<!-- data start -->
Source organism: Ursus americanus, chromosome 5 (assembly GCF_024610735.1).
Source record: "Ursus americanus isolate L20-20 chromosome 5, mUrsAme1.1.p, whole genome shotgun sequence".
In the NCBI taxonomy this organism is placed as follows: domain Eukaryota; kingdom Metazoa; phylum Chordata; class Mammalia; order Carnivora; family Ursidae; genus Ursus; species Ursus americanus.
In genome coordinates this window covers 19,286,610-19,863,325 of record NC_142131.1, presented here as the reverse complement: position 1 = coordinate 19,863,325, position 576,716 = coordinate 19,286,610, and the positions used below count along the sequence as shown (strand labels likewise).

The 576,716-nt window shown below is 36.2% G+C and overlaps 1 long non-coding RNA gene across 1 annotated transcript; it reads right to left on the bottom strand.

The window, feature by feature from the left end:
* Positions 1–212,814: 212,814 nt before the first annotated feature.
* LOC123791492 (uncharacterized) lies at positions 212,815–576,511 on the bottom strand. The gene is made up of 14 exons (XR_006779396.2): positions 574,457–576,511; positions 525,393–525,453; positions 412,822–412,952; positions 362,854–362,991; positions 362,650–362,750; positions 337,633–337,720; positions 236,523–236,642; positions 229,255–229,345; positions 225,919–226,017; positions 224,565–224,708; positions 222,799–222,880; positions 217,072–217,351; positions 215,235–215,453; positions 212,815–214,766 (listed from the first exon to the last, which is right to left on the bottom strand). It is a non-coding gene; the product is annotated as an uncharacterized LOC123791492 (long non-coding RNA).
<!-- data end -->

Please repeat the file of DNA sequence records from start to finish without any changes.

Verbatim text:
Source organism: Ursus americanus, chromosome 5 (assembly GCF_024610735.1).
Source record: "Ursus americanus isolate L20-20 chromosome 5, mUrsAme1.1.p, whole genome shotgun sequence".
In the NCBI taxonomy this organism is placed as follows: domain Eukaryota; kingdom Metazoa; phylum Chordata; class Mammalia; order Carnivora; family Ursidae; genus Ursus; species Ursus americanus.
In genome coordinates this window covers 19,286,610-19,863,325 of record NC_142131.1, presented here as the reverse complement: position 1 = coordinate 19,863,325, position 576,716 = coordinate 19,286,610, and the positions used below count along the sequence as shown (strand labels likewise).

The 576,716-nt window shown below is 36.2% G+C and overlaps 1 long non-coding RNA gene across 1 annotated transcript; it reads right to left on the bottom strand.

The window, feature by feature from the left end:
* Positions 1–212,814: 212,814 nt before the first annotated feature.
* LOC123791492 (uncharacterized) lies at positions 212,815–576,511 on the bottom strand. The gene is made up of 14 exons (XR_006779396.2): positions 574,457–576,511; positions 525,393–525,453; positions 412,822–412,952; positions 362,854–362,991; positions 362,650–362,750; positions 337,633–337,720; positions 236,523–236,642; positions 229,255–229,345; positions 225,919–226,017; positions 224,565–224,708; positions 222,799–222,880; positions 217,072–217,351; positions 215,235–215,453; positions 212,815–214,766 (listed from the first exon to the last, which is right to left on the bottom strand). It is a non-coding gene; the product is annotated as an uncharacterized LOC123791492 (long non-coding RNA).